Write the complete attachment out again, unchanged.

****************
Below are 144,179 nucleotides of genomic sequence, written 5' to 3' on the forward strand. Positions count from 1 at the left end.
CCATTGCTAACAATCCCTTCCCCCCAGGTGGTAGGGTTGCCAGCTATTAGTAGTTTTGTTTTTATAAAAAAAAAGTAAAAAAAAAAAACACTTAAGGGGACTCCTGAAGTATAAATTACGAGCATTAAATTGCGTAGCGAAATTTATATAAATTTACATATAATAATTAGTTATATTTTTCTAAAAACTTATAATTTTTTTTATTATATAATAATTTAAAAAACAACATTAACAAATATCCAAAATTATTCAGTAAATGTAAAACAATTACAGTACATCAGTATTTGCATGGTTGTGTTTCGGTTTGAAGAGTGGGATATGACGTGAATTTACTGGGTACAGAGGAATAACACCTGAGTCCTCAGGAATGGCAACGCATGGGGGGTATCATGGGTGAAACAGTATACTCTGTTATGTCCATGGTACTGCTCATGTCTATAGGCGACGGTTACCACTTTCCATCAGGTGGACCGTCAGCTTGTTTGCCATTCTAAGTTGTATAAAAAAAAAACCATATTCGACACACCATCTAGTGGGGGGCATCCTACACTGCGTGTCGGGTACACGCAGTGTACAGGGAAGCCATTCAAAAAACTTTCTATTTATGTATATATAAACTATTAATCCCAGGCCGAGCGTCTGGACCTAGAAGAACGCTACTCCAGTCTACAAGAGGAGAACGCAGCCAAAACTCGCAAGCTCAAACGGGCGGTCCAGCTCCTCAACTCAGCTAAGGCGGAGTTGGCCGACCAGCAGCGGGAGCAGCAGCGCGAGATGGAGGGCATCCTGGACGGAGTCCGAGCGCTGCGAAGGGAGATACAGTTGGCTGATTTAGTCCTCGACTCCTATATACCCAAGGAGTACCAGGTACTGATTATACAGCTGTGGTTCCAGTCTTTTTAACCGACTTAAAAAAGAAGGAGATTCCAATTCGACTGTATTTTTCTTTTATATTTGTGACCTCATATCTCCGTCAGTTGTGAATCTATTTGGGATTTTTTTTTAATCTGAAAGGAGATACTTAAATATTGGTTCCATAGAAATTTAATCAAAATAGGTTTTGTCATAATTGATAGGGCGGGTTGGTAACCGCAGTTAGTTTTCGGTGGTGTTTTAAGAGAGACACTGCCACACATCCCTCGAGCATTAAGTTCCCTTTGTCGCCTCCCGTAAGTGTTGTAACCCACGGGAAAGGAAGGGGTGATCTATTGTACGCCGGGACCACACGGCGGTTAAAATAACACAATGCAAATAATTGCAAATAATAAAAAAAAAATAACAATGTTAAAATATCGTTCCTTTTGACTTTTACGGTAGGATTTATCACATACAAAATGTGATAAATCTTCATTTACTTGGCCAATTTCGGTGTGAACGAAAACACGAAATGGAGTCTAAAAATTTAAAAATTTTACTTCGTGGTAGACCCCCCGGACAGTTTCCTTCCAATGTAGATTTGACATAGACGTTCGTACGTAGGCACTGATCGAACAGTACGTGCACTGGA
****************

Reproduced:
Below are 144,179 nucleotides of genomic sequence, written 5' to 3' on the forward strand. Positions count from 1 at the left end.
CCATTGCTAACAATCCCTTCCCCCCAGGTGGTAGGGTTGCCAGCTATTAGTAGTTTTGTTTTTATAAAAAAAAAGTAAAAAAAAAAAACACTTAAGGGGACTCCTGAAGTATAAATTACGAGCATTAAATTGCGTAGCGAAATTTATATAAATTTACATATAATAATTAGTTATATTTTTCTAAAAACTTATAATTTTTTTTATTATATAATAATTTAAAAAACAACATTAACAAATATCCAAAATTATTCAGTAAATGTAAAACAATTACAGTACATCAGTATTTGCATGGTTGTGTTTCGGTTTGAAGAGTGGGATATGACGTGAATTTACTGGGTACAGAGGAATAACACCTGAGTCCTCAGGAATGGCAACGCATGGGGGGTATCATGGGTGAAACAGTATACTCTGTTATGTCCATGGTACTGCTCATGTCTATAGGCGACGGTTACCACTTTCCATCAGGTGGACCGTCAGCTTGTTTGCCATTCTAAGTTGTATAAAAAAAAAACCATATTCGACACACCATCTAGTGGGGGGCATCCTACACTGCGTGTCGGGTACACGCAGTGTACAGGGAAGCCATTCAAAAAACTTTCTATTTATGTATATATAAACTATTAATCCCAGGCCGAGCGTCTGGACCTAGAAGAACGCTACTCCAGTCTACAAGAGGAGAACGCAGCCAAAACTCGCAAGCTCAAACGGGCGGTCCAGCTCCTCAACTCAGCTAAGGCGGAGTTGGCCGACCAGCAGCGGGAGCAGCAGCGCGAGATGGAGGGCATCCTGGACGGAGTCCGAGCGCTGCGAAGGGAGATACAGTTGGCTGATTTAGTCCTCGACTCCTATATACCCAAGGAGTACCAGGTACTGATTATACAGCTGTGGTTCCAGTCTTTTTAACCGACTTAAAAAAGAAGGAGATTCCAATTCGACTGTATTTTTCTTTTATATTTGTGACCTCATATCTCCGTCAGTTGTGAATCTATTTGGGATTTTTTTTTAATCTGAAAGGAGATACTTAAATATTGGTTCCATAGAAATTTAATCAAAATAGGTTTTGTCATAATTGATAGGGCGGGTTGGTAACCGCAGTTAGTTTTCGGTGGTGTTTTAAGAGAGACACTGCCACACATCCCTCGAGCATTAAGTTCCCTTTGTCGCCTCCCGTAAGTGTTGTAACCCACGGGAAAGGAAGGGGTGATCTATTGTACGCCGGGACCACACGGCGGTTAAAATAACACAATGCAAATAATTGCAAATAATAAAAAAAAAATAACAATGTTAAAATATCGTTCCTTTTGACTTTTACGGTAGGATTTATCACATACAAAATGTGATAAATCTTCATTTACTTGGCCAATTTCGGTGTGAACGAAAACACGAAATGGAGTCTAAAAATTTAAAAATTTTACTTCGTGGTAGACCCCCCGGACAGTTTCCTTCCAATGTAGATTTGACATAGACGTTCGTACGTAGGCACTGATCGAACAGTACGTGCACTGGA